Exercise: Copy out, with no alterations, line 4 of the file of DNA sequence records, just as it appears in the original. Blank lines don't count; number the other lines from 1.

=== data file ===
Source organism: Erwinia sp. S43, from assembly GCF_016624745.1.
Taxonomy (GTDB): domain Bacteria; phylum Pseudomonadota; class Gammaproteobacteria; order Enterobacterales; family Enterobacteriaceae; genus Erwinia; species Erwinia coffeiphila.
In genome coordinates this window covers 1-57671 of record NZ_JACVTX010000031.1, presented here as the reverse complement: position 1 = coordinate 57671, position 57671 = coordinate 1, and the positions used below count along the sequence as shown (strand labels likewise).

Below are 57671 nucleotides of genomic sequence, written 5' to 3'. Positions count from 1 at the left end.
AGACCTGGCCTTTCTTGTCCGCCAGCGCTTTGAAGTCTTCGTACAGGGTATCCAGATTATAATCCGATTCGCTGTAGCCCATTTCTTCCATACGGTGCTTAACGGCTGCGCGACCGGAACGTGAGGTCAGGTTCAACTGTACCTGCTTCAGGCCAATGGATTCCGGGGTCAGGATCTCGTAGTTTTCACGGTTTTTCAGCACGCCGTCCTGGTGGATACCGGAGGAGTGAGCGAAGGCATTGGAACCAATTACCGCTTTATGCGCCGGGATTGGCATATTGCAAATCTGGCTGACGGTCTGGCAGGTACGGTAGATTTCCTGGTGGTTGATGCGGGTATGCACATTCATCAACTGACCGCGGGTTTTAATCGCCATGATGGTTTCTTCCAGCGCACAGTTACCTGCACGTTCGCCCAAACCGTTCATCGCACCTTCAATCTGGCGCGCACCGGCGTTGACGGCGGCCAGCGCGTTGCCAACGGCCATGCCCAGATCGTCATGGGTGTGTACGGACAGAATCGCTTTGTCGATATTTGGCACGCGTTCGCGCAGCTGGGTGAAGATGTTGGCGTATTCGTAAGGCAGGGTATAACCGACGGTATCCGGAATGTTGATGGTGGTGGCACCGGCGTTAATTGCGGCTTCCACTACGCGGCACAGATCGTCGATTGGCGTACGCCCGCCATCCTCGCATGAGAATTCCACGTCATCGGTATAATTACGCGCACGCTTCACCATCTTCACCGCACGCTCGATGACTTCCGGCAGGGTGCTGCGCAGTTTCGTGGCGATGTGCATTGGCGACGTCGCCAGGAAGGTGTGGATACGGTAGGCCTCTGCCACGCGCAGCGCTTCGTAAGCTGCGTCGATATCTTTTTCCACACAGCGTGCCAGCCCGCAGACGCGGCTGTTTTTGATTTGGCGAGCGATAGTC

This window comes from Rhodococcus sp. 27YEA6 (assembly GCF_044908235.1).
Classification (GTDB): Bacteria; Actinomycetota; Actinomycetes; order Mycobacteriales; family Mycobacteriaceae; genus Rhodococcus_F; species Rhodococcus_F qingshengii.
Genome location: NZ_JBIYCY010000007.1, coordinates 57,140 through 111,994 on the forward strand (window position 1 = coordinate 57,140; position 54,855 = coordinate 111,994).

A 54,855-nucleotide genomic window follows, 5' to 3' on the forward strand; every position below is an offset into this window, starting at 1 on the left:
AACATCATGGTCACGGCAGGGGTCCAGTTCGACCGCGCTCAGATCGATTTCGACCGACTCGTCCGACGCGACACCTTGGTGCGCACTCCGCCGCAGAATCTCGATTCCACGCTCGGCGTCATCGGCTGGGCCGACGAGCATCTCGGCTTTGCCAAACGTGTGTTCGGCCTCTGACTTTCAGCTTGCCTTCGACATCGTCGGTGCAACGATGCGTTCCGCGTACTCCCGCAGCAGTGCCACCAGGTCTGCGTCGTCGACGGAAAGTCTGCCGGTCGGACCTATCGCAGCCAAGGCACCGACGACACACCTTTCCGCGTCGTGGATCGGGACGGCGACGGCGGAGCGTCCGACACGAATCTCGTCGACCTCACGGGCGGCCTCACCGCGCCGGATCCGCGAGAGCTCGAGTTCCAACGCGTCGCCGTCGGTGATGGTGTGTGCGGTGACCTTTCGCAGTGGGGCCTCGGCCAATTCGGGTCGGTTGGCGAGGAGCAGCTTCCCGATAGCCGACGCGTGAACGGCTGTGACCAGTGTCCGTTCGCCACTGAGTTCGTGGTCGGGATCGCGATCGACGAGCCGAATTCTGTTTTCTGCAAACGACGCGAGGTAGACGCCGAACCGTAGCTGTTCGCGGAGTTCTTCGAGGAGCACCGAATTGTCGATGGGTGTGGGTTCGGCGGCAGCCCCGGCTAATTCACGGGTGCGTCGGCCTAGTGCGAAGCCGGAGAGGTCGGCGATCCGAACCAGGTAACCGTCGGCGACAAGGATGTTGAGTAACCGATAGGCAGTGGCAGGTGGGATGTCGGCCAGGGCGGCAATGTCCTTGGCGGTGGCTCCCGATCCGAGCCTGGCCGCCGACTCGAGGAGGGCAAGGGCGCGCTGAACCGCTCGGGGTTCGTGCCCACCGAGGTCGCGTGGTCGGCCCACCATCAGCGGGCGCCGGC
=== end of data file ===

Below are 57671 nucleotides of genomic sequence, written 5' to 3'. Positions count from 1 at the left end.